Fiat went through the wringer in the 1970s. The original 500 was canned and the the brand introduced a new wave of front-wheel drive hatches. Eventuallyr the Ritmo was launched, but not before a major injection of cash from a man in North Africa named Muammar Qaddafi. The first Fiat plant was opened in the major overseas market of Brazil. The company had to change because it was up against a lot back then. And while most of the marque’s more creative decisions of the era at least appeared to attempt to drive sales (Fiat X1/9, I see you), this film stands apart.
Because when Fiat of 1977, in the midst of all those growing pains, decided to put out a short animated film, it didn’t make up your average short advertising film. No, this was nothing like BMW’s The Hire. It’s hardly an ad at all, to be honest. Why? Because the film itself is honest. It holds back almost nothing about the challenges car culture posed to humanity and vice versa back in 1977. I guess that’s what an angsty Fiat, torn up by a market in upheaval, might put out. It’s oddly raw, even pessimistic about the product it’s promoting, but that’s exactly what I like about it.
The nearly forty-minute film intersperses animated shorts of varying styles with live-action sketches depicting a motorist confronted by the very real human ills created and exacerbated by the automobile. From depicting choking congestion and the dangers of road rage to a somewhat racist attempt to tackle automotive machismo, the animated segments slowly convince the protagonist that his love affair with cars is much more costly than he first realised.
All ll the while the animators challenge the viewer with ever more imaginative depictions of cars, the people who drive them, and the roads they occupy. I wish I could speak a little more to what’s going on with the style of animation (I’ll pretend to go to film school someday) but just take a moment to see a few of the shorts. Each one clearly took an immense effort to animate and the results are just beautiful.
Fiat must have been aware that you might come away from this film a little worried that the automaker had totally lost its drive, that the tragedy of the motorcar had taken in its toll on the big brand from Turin, and that’s why there’s a disclaimer at the beginning:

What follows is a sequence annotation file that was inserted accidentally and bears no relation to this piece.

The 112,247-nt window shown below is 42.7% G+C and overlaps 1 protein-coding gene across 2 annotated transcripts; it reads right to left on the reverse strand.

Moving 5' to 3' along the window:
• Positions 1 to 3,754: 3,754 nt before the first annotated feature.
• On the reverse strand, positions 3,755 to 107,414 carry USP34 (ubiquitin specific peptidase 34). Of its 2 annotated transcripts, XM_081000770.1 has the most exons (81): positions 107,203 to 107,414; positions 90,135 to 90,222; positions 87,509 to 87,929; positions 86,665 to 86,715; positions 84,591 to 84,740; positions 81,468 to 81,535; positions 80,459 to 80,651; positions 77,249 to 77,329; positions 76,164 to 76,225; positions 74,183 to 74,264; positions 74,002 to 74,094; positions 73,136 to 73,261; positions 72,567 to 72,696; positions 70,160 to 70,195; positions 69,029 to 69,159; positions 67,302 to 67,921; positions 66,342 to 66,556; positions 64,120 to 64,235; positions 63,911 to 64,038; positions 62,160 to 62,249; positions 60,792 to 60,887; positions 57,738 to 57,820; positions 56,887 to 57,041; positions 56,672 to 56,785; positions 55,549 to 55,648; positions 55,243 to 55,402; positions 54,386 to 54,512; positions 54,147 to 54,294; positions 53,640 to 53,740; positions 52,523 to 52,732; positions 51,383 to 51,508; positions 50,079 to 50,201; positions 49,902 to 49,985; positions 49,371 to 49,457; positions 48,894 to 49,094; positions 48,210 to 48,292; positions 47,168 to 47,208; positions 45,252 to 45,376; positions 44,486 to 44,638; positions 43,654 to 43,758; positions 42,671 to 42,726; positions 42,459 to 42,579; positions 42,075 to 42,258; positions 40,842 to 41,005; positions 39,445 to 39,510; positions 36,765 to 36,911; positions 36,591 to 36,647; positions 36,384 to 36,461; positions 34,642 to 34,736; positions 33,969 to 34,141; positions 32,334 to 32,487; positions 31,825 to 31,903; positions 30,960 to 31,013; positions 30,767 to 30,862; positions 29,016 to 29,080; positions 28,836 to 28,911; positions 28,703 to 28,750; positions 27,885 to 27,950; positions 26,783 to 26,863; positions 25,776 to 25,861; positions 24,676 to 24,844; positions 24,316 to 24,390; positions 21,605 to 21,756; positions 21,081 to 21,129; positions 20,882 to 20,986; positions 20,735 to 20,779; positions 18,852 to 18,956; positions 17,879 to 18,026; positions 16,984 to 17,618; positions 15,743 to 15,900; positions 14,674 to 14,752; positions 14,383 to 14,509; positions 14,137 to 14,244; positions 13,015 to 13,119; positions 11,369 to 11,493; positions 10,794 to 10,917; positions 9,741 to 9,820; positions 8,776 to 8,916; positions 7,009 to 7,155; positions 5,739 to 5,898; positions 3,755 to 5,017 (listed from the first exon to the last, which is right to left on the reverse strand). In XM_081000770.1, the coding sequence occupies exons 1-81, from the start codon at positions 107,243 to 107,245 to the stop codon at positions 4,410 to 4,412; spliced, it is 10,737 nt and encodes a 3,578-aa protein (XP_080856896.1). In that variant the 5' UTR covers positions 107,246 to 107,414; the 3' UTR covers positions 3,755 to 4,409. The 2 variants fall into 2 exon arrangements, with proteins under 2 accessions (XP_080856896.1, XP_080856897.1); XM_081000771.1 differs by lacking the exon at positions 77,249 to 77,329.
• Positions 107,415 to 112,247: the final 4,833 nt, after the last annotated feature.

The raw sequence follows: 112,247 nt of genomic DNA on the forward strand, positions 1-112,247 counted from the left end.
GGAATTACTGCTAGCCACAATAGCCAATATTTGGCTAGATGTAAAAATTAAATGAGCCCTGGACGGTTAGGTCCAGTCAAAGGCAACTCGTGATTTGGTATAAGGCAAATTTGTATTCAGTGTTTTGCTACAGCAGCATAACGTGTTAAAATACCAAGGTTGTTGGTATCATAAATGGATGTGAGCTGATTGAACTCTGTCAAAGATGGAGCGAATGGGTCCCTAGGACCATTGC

The car is an integral part of the everyday life of the modern world. It provides material for paintings, songs, novels, posters, sculptures, comic strips, and films.
In ‘CARTOONS’ you’ll be seeing the car as observed by animated cartoonists in moods that vary from from the absurd to the cynical. Some of these cartoons are critical of the car and drivers but we see no reason to conceal such attitudes for after all it is not the car that is good or bad, but the way we use it.
Let’s use it intelligently, then— and enjoy ‘CARTOONS’.
That seems to be a rather enlightened perspective for a piece of film put out by an automaker, but it’s important to remember just what Fiat was contending with during the late ‘70s. 1977, when this film came out, was right in the middle of the Years of Lead, when the Red Brigades had their sights on symbols of Italy’s troubled process of industrialisation, Fiat chief among them. Add to that the backlash from the Right against that 1976 loan from Libya and all it entailed and Fiat was in a tough spot.
Absent a clear explanation form the company itself, it seems reasonable to assume that putting out a project like this might have been seen as an aesthetic olive branch, an attempt to convey a degree of self-awareness on the part of Fiat that might have been seen as lacking by a company still helmed by the glamorous Agnelli clan.
Luckily, Fiat remains self-reflective and Centro Storico Fiat, Fiat’s archive, has brought the film (along with many other visual artifacts from the firm’s past) to Youtube.
It should be noted that in addition to cartoons, the Agnelli family was still making sure that the company was still succeeding in the auto market, at least enough to pay for trips to the French Riviera.
While Fiat seemed to be aware that the effects of the proliferation of the automobile were in full effect, it still had some hope for the car as a force for fun and excitement. It was still making the 124 Spider in 1977 and the recently-introduced Bertone-penned, mid-engined X1/9 was also on offer. You know, in case you weren’t totally sold on the “cars are merely a neutral medium for the automation of human existence” thesis Fiat was clearly onto with these cartoons, for whatever it’s worth.